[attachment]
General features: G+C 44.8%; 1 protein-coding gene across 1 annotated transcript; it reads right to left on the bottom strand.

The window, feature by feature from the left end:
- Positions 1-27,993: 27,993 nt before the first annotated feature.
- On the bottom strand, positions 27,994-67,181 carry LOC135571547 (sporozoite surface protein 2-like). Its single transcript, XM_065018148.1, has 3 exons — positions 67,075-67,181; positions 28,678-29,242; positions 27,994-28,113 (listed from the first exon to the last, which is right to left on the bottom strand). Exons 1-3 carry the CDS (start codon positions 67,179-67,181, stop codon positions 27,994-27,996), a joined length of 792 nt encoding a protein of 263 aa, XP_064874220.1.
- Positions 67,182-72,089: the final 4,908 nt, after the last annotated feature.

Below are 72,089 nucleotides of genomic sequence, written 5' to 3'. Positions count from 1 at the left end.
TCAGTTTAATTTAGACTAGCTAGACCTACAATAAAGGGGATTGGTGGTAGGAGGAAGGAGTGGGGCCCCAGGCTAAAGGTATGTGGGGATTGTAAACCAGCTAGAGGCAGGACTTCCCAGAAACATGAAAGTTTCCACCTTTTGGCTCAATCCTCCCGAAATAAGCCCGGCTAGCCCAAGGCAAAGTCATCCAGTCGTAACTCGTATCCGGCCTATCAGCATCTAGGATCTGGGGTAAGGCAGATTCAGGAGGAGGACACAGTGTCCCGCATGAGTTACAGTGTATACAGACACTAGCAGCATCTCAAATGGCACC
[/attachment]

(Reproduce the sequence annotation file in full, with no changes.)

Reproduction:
General features: G+C 44.8%; 1 protein-coding gene across 1 annotated transcript; it reads right to left on the bottom strand.

The window, feature by feature from the left end:
- Positions 1-27,993: 27,993 nt before the first annotated feature.
- On the bottom strand, positions 27,994-67,181 carry LOC135571547 (sporozoite surface protein 2-like). Its single transcript, XM_065018148.1, has 3 exons — positions 67,075-67,181; positions 28,678-29,242; positions 27,994-28,113 (listed from the first exon to the last, which is right to left on the bottom strand). Exons 1-3 carry the CDS (start codon positions 67,179-67,181, stop codon positions 27,994-27,996), a joined length of 792 nt encoding a protein of 263 aa, XP_064874220.1.
- Positions 67,182-72,089: the final 4,908 nt, after the last annotated feature.

Below are 72,089 nucleotides of genomic sequence, written 5' to 3'. Positions count from 1 at the left end.
TCAGTTTAATTTAGACTAGCTAGACCTACAATAAAGGGGATTGGTGGTAGGAGGAAGGAGTGGGGCCCCAGGCTAAAGGTATGTGGGGATTGTAAACCAGCTAGAGGCAGGACTTCCCAGAAACATGAAAGTTTCCACCTTTTGGCTCAATCCTCCCGAAATAAGCCCGGCTAGCCCAAGGCAAAGTCATCCAGTCGTAACTCGTATCCGGCCTATCAGCATCTAGGATCTGGGGTAAGGCAGATTCAGGAGGAGGACACAGTGTCCCGCATGAGTTACAGTGTATACAGACACTAGCAGCATCTCAAATGGCACC